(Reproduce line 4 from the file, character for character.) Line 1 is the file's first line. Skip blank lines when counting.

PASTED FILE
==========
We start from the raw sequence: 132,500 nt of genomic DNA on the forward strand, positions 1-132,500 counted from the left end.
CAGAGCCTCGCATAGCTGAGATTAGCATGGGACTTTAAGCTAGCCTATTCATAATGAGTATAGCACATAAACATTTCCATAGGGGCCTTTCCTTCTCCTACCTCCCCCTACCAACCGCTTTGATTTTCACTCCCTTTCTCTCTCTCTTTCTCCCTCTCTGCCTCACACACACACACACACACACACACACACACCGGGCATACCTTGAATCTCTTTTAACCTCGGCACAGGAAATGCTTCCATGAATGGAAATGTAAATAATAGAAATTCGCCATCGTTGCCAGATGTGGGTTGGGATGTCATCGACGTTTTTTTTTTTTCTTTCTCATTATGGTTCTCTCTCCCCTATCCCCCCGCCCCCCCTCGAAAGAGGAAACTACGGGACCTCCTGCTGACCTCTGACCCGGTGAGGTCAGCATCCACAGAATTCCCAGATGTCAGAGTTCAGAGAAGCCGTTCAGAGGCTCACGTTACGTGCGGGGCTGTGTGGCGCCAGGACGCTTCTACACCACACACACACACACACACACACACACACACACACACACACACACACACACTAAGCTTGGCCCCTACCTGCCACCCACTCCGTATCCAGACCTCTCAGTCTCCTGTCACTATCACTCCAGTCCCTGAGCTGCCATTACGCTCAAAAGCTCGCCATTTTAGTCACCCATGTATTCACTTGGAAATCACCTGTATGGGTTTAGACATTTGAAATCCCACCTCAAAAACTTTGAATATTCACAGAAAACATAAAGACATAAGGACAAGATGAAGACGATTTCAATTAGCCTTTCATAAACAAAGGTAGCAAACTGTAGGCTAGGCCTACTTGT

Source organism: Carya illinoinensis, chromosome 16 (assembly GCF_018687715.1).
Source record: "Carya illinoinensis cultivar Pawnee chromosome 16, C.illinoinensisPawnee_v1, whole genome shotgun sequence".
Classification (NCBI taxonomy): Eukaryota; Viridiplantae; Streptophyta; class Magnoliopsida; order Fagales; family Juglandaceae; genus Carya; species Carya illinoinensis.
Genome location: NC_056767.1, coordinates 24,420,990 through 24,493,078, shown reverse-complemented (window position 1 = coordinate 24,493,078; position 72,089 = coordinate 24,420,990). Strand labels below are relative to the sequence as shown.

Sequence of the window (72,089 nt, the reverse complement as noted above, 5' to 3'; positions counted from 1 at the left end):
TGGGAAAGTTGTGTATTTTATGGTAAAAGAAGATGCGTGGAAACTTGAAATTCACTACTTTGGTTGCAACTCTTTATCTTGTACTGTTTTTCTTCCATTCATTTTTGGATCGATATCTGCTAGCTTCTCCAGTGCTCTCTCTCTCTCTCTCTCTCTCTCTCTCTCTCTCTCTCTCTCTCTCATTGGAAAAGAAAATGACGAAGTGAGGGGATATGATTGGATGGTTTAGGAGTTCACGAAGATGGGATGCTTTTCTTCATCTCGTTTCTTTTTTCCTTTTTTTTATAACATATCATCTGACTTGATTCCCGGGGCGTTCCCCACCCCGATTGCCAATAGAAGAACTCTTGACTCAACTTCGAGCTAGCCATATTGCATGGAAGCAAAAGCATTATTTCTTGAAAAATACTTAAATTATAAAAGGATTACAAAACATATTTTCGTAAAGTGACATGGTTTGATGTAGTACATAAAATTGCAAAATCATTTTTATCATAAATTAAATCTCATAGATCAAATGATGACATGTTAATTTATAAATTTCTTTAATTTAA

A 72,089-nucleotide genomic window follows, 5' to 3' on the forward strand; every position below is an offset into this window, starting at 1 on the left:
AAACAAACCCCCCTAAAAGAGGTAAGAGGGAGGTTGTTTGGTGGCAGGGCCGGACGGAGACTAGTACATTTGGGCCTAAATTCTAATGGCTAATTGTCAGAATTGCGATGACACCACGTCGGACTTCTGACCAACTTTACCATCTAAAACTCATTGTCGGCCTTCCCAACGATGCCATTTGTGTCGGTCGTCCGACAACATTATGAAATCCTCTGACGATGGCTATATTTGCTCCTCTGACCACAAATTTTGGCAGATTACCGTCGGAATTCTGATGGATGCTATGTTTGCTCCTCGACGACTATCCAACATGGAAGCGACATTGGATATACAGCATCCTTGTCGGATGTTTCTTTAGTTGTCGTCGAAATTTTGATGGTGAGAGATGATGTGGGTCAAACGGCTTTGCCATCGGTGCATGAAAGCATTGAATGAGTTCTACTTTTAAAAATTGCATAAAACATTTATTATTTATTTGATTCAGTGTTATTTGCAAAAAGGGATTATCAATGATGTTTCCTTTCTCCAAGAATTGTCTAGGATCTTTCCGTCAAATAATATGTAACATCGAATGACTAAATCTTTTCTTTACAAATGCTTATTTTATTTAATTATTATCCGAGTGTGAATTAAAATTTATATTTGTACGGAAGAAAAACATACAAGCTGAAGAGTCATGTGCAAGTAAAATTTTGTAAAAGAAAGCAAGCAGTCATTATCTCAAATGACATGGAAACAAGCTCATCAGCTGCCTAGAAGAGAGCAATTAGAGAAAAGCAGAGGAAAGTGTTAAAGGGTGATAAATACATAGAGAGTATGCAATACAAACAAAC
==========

Source record: "Carya illinoinensis cultivar Pawnee chromosome 16, C.illinoinensisPawnee_v1, whole genome shotgun sequence".